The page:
Tributes for The Observer's Mary Holland

Irish Taoiseach Bertie Ahern was among many public figures who’ve paid tribute to The Observer and Irish Times columnist Mary Holland who died in a Dublin hospital this week, aged 69, of a degenerative connective tissue disease, cleroderma.

He described her as “a courageous journalist whose coverage of Northern Ireland had been hugely influential”.

Other tributes came from the former SDLP leader and Nobel peace prizewinner John Hume and Irish Times editor Geraldine Kennedy.

Multi-award-winning Holland was a significant figure in Irish and British journalism, predominantly for her work in Northern Ireland.

In the late 1960s she became known as the first journalist to represent a major British paper in Northern Ireland.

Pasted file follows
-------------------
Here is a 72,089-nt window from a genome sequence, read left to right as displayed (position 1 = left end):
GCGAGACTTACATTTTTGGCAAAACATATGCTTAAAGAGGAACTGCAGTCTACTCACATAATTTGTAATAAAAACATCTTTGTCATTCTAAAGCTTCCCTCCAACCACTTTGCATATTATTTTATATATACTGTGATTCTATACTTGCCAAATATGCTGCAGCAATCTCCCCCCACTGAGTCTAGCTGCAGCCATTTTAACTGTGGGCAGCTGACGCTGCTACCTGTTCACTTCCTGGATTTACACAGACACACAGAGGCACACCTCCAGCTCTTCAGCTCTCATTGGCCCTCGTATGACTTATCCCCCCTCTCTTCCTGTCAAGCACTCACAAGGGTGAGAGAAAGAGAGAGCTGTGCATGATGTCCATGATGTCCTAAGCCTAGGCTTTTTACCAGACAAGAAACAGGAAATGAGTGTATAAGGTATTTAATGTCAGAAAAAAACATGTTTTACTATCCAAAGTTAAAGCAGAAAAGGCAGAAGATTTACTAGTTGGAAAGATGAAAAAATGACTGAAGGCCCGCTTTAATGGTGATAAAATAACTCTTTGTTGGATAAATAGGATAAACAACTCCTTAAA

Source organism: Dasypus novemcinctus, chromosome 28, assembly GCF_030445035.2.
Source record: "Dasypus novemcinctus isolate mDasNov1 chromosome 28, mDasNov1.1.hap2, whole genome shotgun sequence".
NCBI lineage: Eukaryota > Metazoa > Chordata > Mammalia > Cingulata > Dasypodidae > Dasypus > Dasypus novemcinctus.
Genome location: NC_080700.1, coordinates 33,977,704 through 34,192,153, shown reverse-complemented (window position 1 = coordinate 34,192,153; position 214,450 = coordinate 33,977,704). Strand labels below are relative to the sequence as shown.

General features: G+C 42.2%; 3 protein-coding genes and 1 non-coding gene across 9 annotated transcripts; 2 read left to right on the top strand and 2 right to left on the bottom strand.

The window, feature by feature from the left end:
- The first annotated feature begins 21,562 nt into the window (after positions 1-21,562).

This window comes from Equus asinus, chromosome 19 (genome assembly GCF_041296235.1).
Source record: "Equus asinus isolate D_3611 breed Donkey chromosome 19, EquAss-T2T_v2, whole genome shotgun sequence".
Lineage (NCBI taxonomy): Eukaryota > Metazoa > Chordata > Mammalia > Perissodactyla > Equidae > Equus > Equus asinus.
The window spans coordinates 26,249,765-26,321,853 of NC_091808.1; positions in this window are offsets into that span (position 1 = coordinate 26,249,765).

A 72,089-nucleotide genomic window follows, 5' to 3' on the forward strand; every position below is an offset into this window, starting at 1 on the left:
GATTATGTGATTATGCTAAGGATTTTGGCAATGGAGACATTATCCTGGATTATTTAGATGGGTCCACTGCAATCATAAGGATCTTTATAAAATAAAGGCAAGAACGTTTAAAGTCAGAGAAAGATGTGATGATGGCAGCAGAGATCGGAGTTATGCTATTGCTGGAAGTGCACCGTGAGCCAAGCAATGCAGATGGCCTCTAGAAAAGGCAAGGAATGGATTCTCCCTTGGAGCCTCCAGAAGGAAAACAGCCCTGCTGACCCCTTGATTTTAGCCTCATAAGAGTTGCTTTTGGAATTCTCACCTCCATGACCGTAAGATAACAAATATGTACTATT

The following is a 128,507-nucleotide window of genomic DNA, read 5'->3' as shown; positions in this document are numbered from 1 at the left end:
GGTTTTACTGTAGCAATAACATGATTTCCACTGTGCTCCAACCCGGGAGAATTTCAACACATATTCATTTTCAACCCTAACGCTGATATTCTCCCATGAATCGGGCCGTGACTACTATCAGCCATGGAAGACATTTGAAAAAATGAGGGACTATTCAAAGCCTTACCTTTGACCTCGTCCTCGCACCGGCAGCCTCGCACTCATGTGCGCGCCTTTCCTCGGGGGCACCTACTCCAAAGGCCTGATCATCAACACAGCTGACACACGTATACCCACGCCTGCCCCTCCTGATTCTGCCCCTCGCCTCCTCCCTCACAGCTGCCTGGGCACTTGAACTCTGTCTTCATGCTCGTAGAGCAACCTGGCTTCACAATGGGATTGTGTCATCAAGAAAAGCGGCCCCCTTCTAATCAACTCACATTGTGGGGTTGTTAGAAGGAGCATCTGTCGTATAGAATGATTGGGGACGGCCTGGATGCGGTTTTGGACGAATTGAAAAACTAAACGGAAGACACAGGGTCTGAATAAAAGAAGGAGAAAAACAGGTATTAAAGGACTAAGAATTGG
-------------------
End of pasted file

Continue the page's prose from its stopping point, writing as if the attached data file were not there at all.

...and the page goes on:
Her journalistic career began with Queen magazine. She also wrote for Vogue and was a trenchant columnist for The Irish Times from 1979 until recently, and for The Observer until 2000. Apart from two short breaks, Holland worked for The Observer from 1964 until 1979, when she was controversially sacked by the then editor-inchief, Dr Conor Cruise O’Brien.

She was immediately appointed as Irish editor of the New Statesman and was a co-founder of Magill magazine in the late Seventies with Vincent Browne.

Holland later worked as a reporter on the London Weekend Television Weekend World documentary series, was a regular panelist on RTE’s Questions and Answers and appeared regularly on the BBC and UTV.

Last month she was honoured with life membership of the NUJ.

Seamus Dooley, the union’s Irish secretary, said: “Mary Holland was a journalist of fearless courage and integrity. ” She is survived by a daughter, Kitty and son Luke, both of whom are journalists.

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